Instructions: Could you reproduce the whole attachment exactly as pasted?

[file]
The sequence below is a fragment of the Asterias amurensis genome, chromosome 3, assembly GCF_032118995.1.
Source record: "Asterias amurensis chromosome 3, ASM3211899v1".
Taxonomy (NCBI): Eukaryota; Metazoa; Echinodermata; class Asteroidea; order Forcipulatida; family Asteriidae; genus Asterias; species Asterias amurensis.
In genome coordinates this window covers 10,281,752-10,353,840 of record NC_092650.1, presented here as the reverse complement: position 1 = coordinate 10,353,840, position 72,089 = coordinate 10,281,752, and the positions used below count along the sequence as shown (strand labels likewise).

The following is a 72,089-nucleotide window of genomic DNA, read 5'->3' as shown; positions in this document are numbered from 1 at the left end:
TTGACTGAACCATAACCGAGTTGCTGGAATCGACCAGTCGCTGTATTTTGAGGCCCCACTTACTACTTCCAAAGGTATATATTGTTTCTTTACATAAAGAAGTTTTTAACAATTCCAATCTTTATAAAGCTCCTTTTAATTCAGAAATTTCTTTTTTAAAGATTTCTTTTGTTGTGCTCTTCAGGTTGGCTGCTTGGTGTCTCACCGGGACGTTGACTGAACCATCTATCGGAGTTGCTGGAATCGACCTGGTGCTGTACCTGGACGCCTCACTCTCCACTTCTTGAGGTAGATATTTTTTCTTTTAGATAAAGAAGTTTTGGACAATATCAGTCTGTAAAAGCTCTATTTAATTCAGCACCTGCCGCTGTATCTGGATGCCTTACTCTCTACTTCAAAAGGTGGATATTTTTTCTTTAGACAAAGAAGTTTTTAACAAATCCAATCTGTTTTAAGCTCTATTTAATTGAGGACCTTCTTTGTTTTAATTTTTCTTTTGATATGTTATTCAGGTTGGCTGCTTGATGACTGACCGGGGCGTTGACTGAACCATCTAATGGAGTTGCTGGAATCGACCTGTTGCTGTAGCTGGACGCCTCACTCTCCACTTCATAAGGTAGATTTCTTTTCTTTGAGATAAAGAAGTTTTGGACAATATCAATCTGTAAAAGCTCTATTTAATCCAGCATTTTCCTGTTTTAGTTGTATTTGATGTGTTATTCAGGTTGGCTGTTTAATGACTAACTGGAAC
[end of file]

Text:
The sequence below is a fragment of the Asterias amurensis genome, chromosome 3, assembly GCF_032118995.1.
Source record: "Asterias amurensis chromosome 3, ASM3211899v1".
Taxonomy (NCBI): Eukaryota; Metazoa; Echinodermata; class Asteroidea; order Forcipulatida; family Asteriidae; genus Asterias; species Asterias amurensis.
In genome coordinates this window covers 10,281,752-10,353,840 of record NC_092650.1, presented here as the reverse complement: position 1 = coordinate 10,353,840, position 72,089 = coordinate 10,281,752, and the positions used below count along the sequence as shown (strand labels likewise).

The following is a 72,089-nucleotide window of genomic DNA, read 5'->3' as shown; positions in this document are numbered from 1 at the left end:
TTGACTGAACCATAACCGAGTTGCTGGAATCGACCAGTCGCTGTATTTTGAGGCCCCACTTACTACTTCCAAAGGTATATATTGTTTCTTTACATAAAGAAGTTTTTAACAATTCCAATCTTTATAAAGCTCCTTTTAATTCAGAAATTTCTTTTTTAAAGATTTCTTTTGTTGTGCTCTTCAGGTTGGCTGCTTGGTGTCTCACCGGGACGTTGACTGAACCATCTATCGGAGTTGCTGGAATCGACCTGGTGCTGTACCTGGACGCCTCACTCTCCACTTCTTGAGGTAGATATTTTTTCTTTTAGATAAAGAAGTTTTGGACAATATCAGTCTGTAAAAGCTCTATTTAATTCAGCACCTGCCGCTGTATCTGGATGCCTTACTCTCTACTTCAAAAGGTGGATATTTTTTCTTTAGACAAAGAAGTTTTTAACAAATCCAATCTGTTTTAAGCTCTATTTAATTGAGGACCTTCTTTGTTTTAATTTTTCTTTTGATATGTTATTCAGGTTGGCTGCTTGATGACTGACCGGGGCGTTGACTGAACCATCTAATGGAGTTGCTGGAATCGACCTGTTGCTGTAGCTGGACGCCTCACTCTCCACTTCATAAGGTAGATTTCTTTTCTTTGAGATAAAGAAGTTTTGGACAATATCAATCTGTAAAAGCTCTATTTAATCCAGCATTTTCCTGTTTTAGTTGTATTTGATGTGTTATTCAGGTTGGCTGTTTAATGACTAACTGGAAC